Website as excavation project: 2000, 2001. Skip ahead a bit, and here we are again, well past the no-longer-newlywed stage and into the haze of The Early Years. Five years, come and gone, and right now, we are gone, holed up and quiet, in a bed not our own in a weekend that wholly is.
When I was in Arkansas this past weekend, my grandmother was surprised when I told her that it was our anniversary this week. "Five years already?"
"In the grand scheme of things, it's not many."
I make no secret that domesticat.net isn't an open book, despite the regularity and honesty of my words here. Certain subjects are off-limits by choice; my friends may learn many things about me by what I publish here, but the overwhelming majority of my relationship with my spouse remains a subject not for public consumption.
What most of you don't see is the fellow who doesn't let me off the hook nearly so easily as you readers do. He gets the thankless job of trying to remind me to only set cookware items on the stove burners, to not forget to buy the shake-and-bake when I am on one of my innumerable road trips, and who will actually pretend that everything I cook is edible.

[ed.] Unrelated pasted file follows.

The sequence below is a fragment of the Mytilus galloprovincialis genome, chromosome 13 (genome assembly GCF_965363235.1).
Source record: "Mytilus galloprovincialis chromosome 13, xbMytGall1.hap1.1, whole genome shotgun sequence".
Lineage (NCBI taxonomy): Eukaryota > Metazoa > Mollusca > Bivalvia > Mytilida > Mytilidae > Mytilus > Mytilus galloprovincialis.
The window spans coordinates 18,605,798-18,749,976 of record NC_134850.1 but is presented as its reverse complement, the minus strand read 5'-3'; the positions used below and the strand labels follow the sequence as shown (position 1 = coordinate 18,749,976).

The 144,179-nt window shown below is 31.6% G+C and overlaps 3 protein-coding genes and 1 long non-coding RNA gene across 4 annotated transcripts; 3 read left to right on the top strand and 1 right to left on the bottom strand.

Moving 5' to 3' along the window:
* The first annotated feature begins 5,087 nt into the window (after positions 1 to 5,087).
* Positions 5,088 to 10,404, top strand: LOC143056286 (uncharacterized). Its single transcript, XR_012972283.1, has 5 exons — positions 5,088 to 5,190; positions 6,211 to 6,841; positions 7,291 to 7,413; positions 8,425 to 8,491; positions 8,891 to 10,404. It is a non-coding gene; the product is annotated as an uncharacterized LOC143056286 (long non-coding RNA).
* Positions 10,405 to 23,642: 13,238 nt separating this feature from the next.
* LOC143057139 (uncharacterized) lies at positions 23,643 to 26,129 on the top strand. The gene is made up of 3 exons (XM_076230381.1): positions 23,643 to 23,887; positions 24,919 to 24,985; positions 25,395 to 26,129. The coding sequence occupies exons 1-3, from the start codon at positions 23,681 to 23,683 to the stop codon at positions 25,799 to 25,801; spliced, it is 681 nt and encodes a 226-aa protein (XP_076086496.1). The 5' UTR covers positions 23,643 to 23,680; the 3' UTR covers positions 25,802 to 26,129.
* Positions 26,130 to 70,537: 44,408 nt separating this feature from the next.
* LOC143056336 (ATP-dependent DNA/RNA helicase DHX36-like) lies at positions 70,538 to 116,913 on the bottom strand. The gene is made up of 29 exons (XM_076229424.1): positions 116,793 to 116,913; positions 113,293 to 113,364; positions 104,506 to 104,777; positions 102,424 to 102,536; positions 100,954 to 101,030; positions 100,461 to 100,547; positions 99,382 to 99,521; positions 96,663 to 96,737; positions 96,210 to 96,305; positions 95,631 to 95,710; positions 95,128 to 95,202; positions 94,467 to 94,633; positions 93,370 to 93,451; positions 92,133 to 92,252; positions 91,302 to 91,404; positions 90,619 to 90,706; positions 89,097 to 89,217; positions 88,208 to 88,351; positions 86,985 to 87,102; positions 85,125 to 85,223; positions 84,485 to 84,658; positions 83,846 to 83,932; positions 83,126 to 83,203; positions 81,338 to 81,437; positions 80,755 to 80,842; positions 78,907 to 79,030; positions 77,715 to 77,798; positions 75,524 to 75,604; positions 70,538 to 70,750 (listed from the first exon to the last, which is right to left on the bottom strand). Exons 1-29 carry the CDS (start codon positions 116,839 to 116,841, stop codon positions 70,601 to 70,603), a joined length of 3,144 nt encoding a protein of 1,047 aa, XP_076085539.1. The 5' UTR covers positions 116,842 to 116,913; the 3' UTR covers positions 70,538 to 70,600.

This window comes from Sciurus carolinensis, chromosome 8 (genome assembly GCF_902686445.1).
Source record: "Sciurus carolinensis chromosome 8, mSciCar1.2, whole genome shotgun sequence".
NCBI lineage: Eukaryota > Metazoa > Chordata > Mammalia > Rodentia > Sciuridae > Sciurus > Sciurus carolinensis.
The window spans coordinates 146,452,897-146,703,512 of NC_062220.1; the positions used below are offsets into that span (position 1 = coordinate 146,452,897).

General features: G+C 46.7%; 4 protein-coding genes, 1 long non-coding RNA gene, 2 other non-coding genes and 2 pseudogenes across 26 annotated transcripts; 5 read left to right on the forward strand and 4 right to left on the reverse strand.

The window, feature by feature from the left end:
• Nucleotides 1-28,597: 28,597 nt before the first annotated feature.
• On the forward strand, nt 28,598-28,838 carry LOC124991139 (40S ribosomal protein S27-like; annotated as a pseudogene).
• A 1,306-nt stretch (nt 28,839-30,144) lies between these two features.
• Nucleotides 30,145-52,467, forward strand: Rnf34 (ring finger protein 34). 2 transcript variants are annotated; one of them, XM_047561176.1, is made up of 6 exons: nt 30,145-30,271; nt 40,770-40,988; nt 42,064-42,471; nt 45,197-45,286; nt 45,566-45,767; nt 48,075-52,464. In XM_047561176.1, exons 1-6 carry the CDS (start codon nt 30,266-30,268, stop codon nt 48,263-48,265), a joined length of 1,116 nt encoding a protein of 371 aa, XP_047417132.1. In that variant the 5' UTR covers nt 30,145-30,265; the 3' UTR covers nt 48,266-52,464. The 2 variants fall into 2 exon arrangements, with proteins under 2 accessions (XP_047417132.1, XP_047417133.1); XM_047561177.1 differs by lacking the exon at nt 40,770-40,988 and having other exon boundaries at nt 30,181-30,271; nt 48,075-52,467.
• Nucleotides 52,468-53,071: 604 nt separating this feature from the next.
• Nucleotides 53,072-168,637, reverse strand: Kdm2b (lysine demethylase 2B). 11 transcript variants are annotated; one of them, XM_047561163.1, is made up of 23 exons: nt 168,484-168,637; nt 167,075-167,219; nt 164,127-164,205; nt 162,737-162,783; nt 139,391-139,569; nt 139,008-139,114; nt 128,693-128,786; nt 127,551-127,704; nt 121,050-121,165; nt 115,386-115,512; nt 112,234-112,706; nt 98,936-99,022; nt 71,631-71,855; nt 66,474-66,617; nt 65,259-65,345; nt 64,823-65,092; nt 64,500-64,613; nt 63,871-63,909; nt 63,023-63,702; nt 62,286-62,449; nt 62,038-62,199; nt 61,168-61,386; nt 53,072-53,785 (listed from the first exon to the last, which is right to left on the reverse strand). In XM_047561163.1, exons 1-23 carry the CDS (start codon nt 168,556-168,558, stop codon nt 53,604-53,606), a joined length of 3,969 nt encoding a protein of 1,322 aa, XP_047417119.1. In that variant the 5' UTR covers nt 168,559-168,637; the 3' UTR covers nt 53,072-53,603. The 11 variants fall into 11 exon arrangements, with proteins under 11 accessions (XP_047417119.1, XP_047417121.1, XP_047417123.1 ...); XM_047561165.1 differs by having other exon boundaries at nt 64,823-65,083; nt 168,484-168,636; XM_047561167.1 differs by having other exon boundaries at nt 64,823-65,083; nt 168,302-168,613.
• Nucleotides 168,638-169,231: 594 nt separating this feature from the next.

(I really appreciate that last one.)
I am not an easy person to live with, and have been less so since Dad died a little over a year ago. I've been moodier, more solemn, more prone to bouts of silent, scribbling withdrawal while holed up in the guest bedroom for hours at a time.
Five years changes you. Life changes you. Splitting a house and bills and worries and joys with someone changes you. After a while you've split the difference on so many things, even sentences, that you really can't imagine living life any other way.
He watches subtitled movies now.
When he gets sick, I know to bring home orange soda and cream of chicken soup.
The day that you sign the legal contract is pretty insignificant compared to the days that come after it. So far, we seem to be managing pretty well.
Here's to our quiet weekend. Time to take five. We've earned it.